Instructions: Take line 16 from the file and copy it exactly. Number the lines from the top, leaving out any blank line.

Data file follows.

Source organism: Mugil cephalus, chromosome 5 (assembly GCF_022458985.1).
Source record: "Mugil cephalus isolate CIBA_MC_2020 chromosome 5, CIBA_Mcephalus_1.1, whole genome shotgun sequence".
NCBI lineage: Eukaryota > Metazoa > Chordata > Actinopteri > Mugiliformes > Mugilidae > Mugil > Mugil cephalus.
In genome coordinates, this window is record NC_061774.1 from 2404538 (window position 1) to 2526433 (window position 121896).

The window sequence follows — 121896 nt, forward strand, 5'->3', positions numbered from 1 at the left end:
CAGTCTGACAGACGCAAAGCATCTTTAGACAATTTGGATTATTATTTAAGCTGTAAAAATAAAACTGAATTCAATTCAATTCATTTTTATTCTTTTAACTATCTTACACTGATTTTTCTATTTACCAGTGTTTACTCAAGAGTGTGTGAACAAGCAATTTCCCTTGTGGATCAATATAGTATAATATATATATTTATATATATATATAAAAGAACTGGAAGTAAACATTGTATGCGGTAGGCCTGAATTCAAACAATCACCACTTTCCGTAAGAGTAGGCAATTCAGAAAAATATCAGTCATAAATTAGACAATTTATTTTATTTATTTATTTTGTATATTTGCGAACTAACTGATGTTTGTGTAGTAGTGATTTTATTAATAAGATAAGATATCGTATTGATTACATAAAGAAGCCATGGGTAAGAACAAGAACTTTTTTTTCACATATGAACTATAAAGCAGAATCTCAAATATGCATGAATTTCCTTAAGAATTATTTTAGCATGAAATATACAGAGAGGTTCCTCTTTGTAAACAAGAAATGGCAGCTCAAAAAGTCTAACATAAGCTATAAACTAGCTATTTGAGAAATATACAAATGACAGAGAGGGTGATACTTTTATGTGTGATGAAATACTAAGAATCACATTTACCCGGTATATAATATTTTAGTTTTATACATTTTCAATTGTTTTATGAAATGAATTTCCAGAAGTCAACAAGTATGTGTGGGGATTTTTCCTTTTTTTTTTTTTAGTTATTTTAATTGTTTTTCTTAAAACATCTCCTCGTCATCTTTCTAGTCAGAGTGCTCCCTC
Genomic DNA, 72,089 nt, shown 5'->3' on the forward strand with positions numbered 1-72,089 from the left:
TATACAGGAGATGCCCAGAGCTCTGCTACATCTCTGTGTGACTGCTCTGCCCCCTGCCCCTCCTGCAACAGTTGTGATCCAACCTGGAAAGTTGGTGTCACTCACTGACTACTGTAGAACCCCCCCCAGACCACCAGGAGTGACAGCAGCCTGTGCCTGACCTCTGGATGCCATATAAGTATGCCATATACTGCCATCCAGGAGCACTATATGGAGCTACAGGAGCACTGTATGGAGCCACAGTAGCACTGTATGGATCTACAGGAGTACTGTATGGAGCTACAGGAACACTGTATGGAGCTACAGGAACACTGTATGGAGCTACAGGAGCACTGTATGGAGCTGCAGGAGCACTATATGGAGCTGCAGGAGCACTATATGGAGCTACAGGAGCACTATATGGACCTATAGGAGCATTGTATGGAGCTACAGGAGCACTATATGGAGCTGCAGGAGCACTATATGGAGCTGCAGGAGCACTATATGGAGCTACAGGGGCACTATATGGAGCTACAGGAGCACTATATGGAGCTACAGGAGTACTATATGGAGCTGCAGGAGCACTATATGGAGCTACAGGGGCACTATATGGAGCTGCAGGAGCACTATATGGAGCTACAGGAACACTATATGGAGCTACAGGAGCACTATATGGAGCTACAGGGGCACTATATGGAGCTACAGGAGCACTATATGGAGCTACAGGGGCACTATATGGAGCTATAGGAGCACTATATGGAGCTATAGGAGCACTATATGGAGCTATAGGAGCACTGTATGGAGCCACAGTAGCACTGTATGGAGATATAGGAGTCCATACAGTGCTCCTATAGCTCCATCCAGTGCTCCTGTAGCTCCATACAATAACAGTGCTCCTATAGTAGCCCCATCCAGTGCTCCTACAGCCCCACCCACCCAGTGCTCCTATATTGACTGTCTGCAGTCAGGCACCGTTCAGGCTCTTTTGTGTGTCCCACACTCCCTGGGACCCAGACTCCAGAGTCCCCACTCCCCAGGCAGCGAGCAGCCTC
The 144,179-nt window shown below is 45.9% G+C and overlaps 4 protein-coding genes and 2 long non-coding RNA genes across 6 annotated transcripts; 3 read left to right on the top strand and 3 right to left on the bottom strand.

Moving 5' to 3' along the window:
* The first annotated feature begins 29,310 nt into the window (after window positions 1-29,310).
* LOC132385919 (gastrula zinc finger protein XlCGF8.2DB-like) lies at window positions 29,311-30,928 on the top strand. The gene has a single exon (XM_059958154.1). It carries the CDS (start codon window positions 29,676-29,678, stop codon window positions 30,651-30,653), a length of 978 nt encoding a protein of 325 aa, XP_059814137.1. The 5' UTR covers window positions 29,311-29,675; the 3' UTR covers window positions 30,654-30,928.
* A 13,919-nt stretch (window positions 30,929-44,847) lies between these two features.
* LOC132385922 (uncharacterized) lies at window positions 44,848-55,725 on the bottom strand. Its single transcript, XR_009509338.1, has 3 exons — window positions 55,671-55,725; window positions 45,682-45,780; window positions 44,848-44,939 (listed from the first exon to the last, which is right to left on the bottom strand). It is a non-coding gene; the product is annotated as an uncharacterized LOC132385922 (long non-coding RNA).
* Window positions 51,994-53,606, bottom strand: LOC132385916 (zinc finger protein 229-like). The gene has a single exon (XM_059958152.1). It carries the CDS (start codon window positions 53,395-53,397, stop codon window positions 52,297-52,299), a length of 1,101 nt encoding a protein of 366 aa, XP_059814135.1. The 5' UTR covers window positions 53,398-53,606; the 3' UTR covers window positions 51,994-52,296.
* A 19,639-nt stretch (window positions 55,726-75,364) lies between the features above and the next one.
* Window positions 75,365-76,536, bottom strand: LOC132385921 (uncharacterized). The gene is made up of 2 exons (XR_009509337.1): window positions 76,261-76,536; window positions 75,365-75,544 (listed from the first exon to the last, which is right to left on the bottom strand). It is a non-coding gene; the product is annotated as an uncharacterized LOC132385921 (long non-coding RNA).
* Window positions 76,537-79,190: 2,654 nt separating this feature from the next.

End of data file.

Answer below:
* A 19,639-nt stretch (window positions 55,726-75,364) lies between the features above and the next one.